An executive order in 1883 officially identified the area assigned to Fort Reno as 9,493 acres (38.42 km2) in the Cheyenne and Arapaho reserve, "setting apart for military purposes exclusively of the tract of land herein described."[4] A presidential proclamation (27 Stat., 1018) signed April 12, 1892 by Benjamin Harrison extinguished all Cheyenne-Arapaho claims to their reserve except for individual allotments, including any claims to Fort Reno[5][6]

For several years the combined Cheyenne-Arapaho Tribes have been trying to re-acquire the lands the fort occupied.[7][8][9] In 1996, they donated US$107,000 to the Democratic National Committee with a memo titled "Fort Reno," and at the same time asked the Clinton administration to get an opinion from the Department of the Interior on their claims. The U.S. Senate investigated them for their actions in 1997 but the tribes refused to appear without a grant of immunity.[10] In 1999 the Interior Department issued an opinion saying that the tribes did have a credible argument that they did not cede the lands that were used by the military.

Several attempts have been made by Democratic politicians to aid the Cheyenne-Arapaho Tribes, most notably Eni Fa'aua'a Hunkin Faleomavaega, Jr. of American Samoa in 1997[11] and by Senator Daniel Inouye of Hawaii in 2000.

In 2005, Oklahoma Senator Jim Inhofe, co-sponsored by Senator Tom Coburn, introduced a bill to authorize the Secretary of Agriculture to lease oil and gas resources under the fort to fund preservation of the historic site and buildings.[12] The bill received a committee hearing but no further action.[8]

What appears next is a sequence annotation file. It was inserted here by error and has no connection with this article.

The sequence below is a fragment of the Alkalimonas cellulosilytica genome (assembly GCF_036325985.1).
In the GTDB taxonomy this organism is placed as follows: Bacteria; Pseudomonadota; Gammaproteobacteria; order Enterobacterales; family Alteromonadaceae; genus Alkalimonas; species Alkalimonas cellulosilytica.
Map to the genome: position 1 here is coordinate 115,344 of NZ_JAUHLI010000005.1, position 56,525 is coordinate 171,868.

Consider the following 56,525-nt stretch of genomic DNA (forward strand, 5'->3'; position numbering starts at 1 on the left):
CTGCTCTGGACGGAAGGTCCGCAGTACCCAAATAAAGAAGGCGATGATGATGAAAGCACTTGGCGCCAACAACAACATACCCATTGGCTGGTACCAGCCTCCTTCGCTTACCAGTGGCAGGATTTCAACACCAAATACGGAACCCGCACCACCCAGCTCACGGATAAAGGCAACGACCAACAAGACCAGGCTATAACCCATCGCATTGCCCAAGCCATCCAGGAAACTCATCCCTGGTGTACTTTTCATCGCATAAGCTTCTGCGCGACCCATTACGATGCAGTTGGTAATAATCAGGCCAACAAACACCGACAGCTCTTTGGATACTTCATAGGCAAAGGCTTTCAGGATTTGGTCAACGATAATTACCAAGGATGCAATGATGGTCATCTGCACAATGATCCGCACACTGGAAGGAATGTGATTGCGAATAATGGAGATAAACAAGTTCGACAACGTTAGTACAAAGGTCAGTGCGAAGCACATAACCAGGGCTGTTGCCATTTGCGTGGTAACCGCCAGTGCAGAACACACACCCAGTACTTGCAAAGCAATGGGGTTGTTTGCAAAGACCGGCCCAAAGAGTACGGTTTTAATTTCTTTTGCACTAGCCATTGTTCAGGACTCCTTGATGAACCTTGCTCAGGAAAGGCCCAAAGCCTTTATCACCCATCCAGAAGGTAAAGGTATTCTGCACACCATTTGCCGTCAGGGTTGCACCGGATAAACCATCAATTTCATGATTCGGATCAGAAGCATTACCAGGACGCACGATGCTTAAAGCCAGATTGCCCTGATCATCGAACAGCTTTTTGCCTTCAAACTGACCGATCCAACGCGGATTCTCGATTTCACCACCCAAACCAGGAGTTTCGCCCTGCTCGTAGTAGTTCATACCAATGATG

References[edit]

  1. ^ a b National Park Service (2010-07-09). "National Register Information System". National Register of Historic Places. National Park Service. 
  2. ^ a b "Oklahoma Historical Society State Historic Preservation Office". 
  3. ^ a b "Fort Reno". Encyclopedia of Oklahoma History and Culture. Oklahoma Historical Society. Retrieved 6 May 2016. 
  4. ^ Kappler, Charles, ed. (1904). "Executive Orders Relating To Indian Reserves". Indian Affairs: Laws and Treaties. I. Washington, D.C.: United States Government Printing Office. pp. 842–843. Retrieved May 6, 2016. 
  5. ^ Kappler, Charles, ed. (1904). "Sec 13 Agreement with Cheyenne and Arapaho Ratified". Indian Affairs: Laws and Treaties. I. Washington, D.C.: United States Government Printing Office. p. 415. 
  6. ^ Kappler, Charles, ed. (1904). "Part IV, Proclamations: Cessation of Lands by Cheyenne and Arapaho Indians". Indian Affairs: Laws and Treaties. I. Washington, D.C.: United States Government Printing Office. p. 955. Retrieved May 6, 2016. 
  7. ^ Medley, Robert (December 27, 1991). "Cheyenne-Arapahos Still Claim Fort Reno". The Oklahoman. Retrieved 6 May 2016. 
  8. ^ a b Daffron, Brian (January 22, 2007). "Cheyenne-Arapaho Tribes fight for possession of Fort Reno lands". Indian Country Today Media Network. Retrieved 6 May 2016. 
  9. ^ "Cheyenne-Arapaho Tribes Call on President Obama to Recognize Tribes' Ownership of the Fort Reno Lands" (Press release). PRNewswire. March 21, 2012. Retrieved 6 May 2016. 
  10. ^ "The Cheyenne and Arapaho: Their Quest for the Fort Reno Lands" (PDF). United States Senate Committee on Homeland Security and Governmental Affairs. 1997. Retrieved 6 May 2016. 
  11. ^ "H.R. 2039 - 105th Congress (1997-1998)" (PDF). Library of Congress. Retrieved 6 May 2016. 
  12. ^ "S. 1832 - 109th Congress (2005-2006)" (PDF). Library of Congress. Retrieved 6 May 2016. 

Further reading[edit]

External links[edit]